My cousin Tom and I walked along Wood Street towards the Indian restaurant, ‘Delights of Delhi’. It was a typical English day in autumn: damp air, grey clouds, the streets of Swindon grey and greasy after rain.
“Been to an Indian restaurant before?” Tom asked, looking down on me as I walked at his side.
He was a head taller than I, he had the kindly air of an elder taking a youngster under his wing, and what really impressed me was that Tom was nineteen years old – and had dated girls!
“It’s a lot better than bangers and mash.” He smiled as he said this, and looked knowing.
“It’s also a test of your manliness. The hot curry I mean. Vindaloo.”
I was only fifteen. I’d attempted to kiss Betty, a tall blonde with cherubic lips. This was after soccer practice. But it hadn’t worked out. She had laughed, said I was too young for her. Now I had a chance to prove I really was a man. All I had to do was sit down in a restaurant, order the hot curry, and insert it into my mouth. Easy! Not like lunging at Betty with my lips puckered up – and missing.
We arrived at the restaurant. My cousin explained to me that Delhi was an actual place, the capital of India. I didn’t know that. There was so much I didn’t know. But then I was years younger than Tom, whom I revered as the fount of worldly experience, particularly on this momentous day.
He opened the front door. I followed. The inside of the restaurant had a strange, pungent aroma I’d never smelled before.
“That’s curry,” Tom said, noticing me wrinkling my nose.
He led the way past square tables covered in white tablecloths. Each table had four chairs. The chairs and tables were all identical. Tom chose a table next to the window, which was draped with a gauze curtain that allowed us to watch the traffic and people walking in Wood Street, but prevented them from seeing us. I appreciated the atmosphere of secrecy. It seemed to me suitable to the occasion.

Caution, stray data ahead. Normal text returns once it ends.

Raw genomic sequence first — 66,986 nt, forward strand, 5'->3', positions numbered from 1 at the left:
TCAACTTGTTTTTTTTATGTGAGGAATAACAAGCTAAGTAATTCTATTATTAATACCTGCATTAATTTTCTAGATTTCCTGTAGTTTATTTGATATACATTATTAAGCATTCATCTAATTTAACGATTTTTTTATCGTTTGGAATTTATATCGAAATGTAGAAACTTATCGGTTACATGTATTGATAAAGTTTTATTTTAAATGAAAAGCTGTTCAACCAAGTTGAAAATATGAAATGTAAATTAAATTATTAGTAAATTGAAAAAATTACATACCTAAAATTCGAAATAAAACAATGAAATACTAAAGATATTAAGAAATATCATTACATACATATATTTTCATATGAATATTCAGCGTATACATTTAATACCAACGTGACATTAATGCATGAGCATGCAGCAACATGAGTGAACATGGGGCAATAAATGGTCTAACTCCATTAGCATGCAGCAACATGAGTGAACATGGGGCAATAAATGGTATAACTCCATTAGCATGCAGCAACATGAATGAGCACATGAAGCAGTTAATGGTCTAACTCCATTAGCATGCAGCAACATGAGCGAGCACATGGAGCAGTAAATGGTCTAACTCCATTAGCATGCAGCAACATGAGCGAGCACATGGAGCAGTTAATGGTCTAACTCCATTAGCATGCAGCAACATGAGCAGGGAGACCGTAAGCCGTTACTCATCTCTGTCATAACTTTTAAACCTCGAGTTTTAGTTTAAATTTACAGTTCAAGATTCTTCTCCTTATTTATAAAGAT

We sat down, and I became conscious of tinkling music, rather like small bells ringing in the distance, accompanied by a twanging stringed instrument, and a woman chanting in a soft voice. Things were getting better and better. I looked over my shoulder to see where the music was coming from.
My cousin laughed under his breath, and said: “It’s piped.”
“Oh,” I said, unable to prevent myself from blushing at my own naiveté.
The truth was I had hoped to see a beautiful girl in a sari sitting cross-legged on a dais, watching me with almond shaped eyes made fascinating with mascara, and a little frightening too, though I’d never admit it to anyone, specially not to Tom.
A waiter, dressed in a white coat and black trousers, brought us the menu.. I’d never seen an Indian before, not close up anyway, and I tried not to stare at him.
My cousin with a world-weary expression on his face, as befitted a man who had dined often in an Indian restaurant and dated girls, pushed the menu aside, and said:
“I’ll start with the Bombay Duck.”
“Bombay Duck?” Even though the waiter had a very dark complexion, it was easy to see he was taken aback by my cousin’s order.
“Yes,” Tom said.
The Bombay Duck was served. It didn’t look like any bird I’d ever seen. Just brown strips. Tom used his fingers to pick up a strip and put it into his mouth. I saw his eyes screw up tight, and his mouth twisted sideways. He took a gulp of water.
“Have some,” he said, pushing the plate towards me.
“No thanks, I’ll wait for the Vindaloo.”
“If you daren’t eat those things, you’ll never be man enough for the Vindaloo.”
He was paying, so by rights I should have done what he said, but I stuck to my guns.
“Thanks all the same, I’ll wait.”
I got the feeling he didn’t approve of my attitude.
At last, two steaming plates of curry on rice arrived. The meat piled up in the middle of each plate gave off a strong smell of spices, and the meat itself glistened in a red sauce.
“Now we’ll see what you’re made of,” Tom said, jutting his jaw forward and staring at me in a challenging manner.
I plunged my spoon into the middle of the Vindaloo, and carried it to my mouth. The burning sensation on my tongue was so intense it left me breathless, and my vision became blurred by the tears springing to my eyes.
My cousin watched me.
“Well?” he asked.
I took a few seconds to overcome the sensation of suffocating.
“Good,” I managed to say. My voice was hoarse. I wanted to reach for the jug of water, but I stopped myself.
This was the moment. I was determined to pass the test, and prove myself a real man.